In the thrilling final fight scene in the 2011 Hollywood sci-fi hit Real Steel, two colossal robots engage in an electrifying boxing match under the guidance of their human handlers.

Now, that spectacle has been brought to life, thanks to a Chinese team of engineers and their spectacular creation – Qibbot.

A teleoperated one-armed robot designed to mirror the real movements of a skilled human fighter, Qibbot takes its cues from its operators – just like “Atom” in Real Steel, operated by Hugh Jackman’s underdog protagonist Charlie, a former boxer who guides his robot to that extraordinary comeback.

Like Charlie, the operators of Qibbot can control its actions from the sidelines, as a ringside coach might do.

The Qibo Robot Company in China’s eastern Shandong province, which developed the Qibbot, recently posted a demonstration video online that has so far attracted thousands of views.

In it, Qibbot is shown to display a mind-boggling latency or response delay time of only 12 milliseconds – a new height for teleoperated robot systems. It is the “world’s fastest” telerobot, its creators claim on the company website.

The primary technical challenge for fast teleoperated robots is not their speed itself but responsiveness relative to the operator’s actions.

In scenarios such as sports competitions, crime-fighting, military operations and more, the robot’s response time is of utmost importance – as even the slightest delay can have severe consequences.

Qibo Robot founder Geng Tao said more than 95 per cent of teleoperated robots across the world are designed for medium to low-speed tasks, and exhibit noticeable delays in response, with latencies usually exceeding 100 milliseconds.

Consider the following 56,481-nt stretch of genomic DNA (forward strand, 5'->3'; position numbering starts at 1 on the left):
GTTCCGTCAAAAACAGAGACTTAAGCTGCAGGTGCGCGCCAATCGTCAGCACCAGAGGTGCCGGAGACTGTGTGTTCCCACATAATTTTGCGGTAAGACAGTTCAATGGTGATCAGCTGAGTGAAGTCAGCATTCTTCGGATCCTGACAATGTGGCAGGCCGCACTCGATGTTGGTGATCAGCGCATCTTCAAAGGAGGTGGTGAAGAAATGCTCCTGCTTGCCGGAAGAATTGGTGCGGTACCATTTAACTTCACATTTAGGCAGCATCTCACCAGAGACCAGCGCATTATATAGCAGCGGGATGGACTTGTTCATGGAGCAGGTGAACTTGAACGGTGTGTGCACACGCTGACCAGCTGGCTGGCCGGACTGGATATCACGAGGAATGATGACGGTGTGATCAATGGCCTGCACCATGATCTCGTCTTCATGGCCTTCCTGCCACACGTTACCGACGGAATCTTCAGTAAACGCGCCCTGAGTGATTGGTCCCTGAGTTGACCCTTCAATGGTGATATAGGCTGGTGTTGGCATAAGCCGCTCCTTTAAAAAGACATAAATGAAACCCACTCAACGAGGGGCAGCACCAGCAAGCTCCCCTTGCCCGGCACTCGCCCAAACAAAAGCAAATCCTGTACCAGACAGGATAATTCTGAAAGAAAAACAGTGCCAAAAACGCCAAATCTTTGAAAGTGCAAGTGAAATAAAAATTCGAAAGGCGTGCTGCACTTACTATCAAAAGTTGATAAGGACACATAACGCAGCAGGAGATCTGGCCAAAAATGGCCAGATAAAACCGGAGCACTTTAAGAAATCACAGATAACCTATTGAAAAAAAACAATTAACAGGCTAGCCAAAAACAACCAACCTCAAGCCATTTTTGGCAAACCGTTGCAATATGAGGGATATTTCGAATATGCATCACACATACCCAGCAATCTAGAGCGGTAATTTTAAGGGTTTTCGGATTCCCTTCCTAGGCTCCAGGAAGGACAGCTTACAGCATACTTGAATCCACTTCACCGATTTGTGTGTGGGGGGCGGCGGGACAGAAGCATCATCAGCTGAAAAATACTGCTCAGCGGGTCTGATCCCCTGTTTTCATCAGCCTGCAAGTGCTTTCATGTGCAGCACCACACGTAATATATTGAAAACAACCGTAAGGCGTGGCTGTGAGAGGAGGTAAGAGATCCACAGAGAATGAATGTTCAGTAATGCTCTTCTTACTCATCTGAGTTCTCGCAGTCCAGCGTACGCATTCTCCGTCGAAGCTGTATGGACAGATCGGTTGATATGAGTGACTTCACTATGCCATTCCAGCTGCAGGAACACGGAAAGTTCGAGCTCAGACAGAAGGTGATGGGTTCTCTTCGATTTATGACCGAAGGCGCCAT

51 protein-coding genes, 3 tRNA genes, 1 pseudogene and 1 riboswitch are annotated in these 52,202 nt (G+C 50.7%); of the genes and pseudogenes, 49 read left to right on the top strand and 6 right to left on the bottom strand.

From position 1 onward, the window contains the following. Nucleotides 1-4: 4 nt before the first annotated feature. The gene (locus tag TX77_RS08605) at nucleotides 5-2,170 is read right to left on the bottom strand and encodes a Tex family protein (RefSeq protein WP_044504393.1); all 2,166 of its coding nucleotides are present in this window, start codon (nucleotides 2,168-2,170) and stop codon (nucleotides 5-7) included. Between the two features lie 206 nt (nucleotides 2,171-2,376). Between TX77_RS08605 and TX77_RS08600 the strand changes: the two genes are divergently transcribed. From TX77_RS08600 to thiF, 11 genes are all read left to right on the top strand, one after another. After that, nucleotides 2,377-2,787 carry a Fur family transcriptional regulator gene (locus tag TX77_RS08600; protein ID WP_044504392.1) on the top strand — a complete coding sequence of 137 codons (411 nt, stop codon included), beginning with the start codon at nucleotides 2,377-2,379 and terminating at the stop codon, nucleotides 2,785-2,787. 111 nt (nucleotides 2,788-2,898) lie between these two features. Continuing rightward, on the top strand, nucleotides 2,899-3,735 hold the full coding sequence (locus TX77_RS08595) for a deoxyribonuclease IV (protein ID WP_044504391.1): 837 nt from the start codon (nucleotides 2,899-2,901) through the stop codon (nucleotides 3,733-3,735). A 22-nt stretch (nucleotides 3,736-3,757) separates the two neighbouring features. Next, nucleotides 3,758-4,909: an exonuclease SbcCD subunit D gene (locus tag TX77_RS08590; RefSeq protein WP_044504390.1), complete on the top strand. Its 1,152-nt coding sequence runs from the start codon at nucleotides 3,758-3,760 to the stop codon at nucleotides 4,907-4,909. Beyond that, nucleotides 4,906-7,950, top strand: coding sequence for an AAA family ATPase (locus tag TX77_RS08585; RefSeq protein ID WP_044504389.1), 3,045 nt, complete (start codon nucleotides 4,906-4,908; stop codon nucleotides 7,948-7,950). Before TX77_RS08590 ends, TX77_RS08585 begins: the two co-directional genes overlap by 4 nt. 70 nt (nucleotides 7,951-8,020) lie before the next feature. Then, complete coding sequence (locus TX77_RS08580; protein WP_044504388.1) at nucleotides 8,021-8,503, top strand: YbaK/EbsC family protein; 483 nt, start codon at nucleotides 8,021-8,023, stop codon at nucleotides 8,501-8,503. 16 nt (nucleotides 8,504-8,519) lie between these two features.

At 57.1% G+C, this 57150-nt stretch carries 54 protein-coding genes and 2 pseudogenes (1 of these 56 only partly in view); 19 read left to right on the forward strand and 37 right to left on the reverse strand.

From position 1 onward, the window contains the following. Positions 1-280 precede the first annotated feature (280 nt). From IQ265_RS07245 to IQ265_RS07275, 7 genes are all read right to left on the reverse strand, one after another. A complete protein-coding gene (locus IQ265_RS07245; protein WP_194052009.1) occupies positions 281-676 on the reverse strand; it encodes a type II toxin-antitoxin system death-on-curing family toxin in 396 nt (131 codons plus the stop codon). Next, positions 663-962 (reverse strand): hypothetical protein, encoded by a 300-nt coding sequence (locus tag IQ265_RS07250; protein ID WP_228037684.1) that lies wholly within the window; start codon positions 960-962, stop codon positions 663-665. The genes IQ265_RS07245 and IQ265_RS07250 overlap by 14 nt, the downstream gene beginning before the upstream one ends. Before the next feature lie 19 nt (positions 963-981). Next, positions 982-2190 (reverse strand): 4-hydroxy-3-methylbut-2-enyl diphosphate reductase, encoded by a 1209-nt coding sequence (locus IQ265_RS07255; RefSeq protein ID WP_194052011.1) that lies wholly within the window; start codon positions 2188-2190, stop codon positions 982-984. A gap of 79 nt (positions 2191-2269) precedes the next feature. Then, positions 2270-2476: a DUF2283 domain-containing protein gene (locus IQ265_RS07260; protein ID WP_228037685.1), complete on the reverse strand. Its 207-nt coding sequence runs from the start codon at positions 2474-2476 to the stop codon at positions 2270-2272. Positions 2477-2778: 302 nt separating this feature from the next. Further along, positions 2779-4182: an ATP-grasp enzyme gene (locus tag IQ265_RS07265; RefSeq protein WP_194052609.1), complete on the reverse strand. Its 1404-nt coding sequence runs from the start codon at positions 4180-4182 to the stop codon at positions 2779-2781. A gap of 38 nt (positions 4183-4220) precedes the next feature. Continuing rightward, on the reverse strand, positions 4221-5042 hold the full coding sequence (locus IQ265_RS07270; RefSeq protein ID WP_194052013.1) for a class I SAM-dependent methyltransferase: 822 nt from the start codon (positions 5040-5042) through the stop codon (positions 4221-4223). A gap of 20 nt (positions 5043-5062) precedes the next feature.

In contrast, Qibbot boasts an impressively low latency of just 12 milliseconds during high-speed operations, which is less than 1/15th of the time it takes to blink, Geng told the Post on Tuesday. This means operators can hardly feel the latency, he said.

Teleoperated robots rely on a combination of factors to optimise speed and performance. To achieve remarkable speed and extremely low latency, the Qibbot team focused on addressing mechanical and controller challenges.

For Qibbot’s control algorithm, Geng and his colleagues introduced a novel “feed-forward” controller in addition to the conventional feedback controller. This real-time predictor anticipates system delays and responds in advance, offsetting some of the latency caused by mechanical systems and virtual reality devices.

Rather than mainstream industrial robots designed to replace humans in monotonous, labour-intensive or hazardous tasks, developing a futuristic robot with cutting-edge features – akin to Boston Dynamics’ agile humanoid robot Atlas – had been a dream and vision for Geng and his colleagues, he told the Post.

Worldwide, only a few robots have achieved super-low latency rapid teleoperation, but they are small in size, and their teleoperation devices are complex. This is where Qibbot stands tall – as high as 1.9 metres (6.2 feet).

Its arm extends to 1.5m and the single-armed version alone weighs as much as 140kg (307 pounds).

“Boxing robots should be big,” Geng said.

The thunderous punches, impactful collisions, and floor vibrations caused by the 140kg robot’s swift movements would deliver a breathtaking and slightly fearful experience, he added.

The Qibbot project was initiated in 2019, and it took the team three years to develop the first-generation model. It then took another year of fine-tuning before the Qibbot was launched in June.

Geng said the three-member team is planning to create an upgraded version of Qibbot by the end of this year, with two arms, more joints in each arm and smoother moves.

According to